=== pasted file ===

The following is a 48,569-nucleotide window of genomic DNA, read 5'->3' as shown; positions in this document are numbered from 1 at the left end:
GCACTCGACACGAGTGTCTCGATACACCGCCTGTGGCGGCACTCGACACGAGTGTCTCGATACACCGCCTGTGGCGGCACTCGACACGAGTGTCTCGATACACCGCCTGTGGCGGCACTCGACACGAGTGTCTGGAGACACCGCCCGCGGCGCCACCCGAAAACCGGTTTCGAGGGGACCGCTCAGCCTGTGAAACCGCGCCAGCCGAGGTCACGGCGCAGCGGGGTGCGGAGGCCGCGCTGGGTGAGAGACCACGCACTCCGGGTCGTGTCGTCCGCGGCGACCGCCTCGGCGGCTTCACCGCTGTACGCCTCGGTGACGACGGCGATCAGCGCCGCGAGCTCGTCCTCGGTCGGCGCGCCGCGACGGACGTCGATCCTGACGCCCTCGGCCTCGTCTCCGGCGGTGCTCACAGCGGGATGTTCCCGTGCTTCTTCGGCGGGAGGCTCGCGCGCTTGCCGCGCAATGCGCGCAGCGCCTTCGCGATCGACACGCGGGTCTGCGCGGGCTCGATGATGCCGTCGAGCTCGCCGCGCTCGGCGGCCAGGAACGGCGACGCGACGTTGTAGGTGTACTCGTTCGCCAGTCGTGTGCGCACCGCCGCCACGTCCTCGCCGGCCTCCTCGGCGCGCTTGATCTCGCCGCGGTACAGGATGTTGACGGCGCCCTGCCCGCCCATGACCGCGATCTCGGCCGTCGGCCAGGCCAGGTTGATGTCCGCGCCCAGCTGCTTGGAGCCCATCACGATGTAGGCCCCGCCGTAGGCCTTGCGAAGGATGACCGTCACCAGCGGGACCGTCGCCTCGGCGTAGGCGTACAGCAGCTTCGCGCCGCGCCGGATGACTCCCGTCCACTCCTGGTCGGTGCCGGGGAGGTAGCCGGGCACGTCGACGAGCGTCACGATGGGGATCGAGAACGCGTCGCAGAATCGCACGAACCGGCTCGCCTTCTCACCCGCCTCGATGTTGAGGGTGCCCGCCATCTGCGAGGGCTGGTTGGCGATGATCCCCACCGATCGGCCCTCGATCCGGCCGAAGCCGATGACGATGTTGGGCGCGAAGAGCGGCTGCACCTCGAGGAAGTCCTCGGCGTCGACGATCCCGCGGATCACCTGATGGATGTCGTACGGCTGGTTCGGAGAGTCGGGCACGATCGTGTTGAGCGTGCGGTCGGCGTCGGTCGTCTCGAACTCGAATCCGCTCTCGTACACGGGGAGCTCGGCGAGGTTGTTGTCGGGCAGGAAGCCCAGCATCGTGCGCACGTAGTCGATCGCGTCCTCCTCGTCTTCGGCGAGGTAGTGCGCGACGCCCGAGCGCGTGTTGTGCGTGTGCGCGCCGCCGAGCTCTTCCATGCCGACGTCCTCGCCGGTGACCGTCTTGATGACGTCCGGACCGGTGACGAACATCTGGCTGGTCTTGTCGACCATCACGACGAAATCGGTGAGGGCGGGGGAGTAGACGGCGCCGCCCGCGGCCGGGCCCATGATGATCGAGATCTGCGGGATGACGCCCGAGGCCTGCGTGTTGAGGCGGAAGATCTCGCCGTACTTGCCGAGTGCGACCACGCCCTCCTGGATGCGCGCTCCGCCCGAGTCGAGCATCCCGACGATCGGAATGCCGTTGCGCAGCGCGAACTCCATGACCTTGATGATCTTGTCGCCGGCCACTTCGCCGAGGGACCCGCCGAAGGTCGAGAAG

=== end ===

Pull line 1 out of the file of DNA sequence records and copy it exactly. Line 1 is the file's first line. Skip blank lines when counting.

The following is a 48,569-nucleotide window of genomic DNA, read 5'->3' as shown; positions in this document are numbered from 1 at the left end: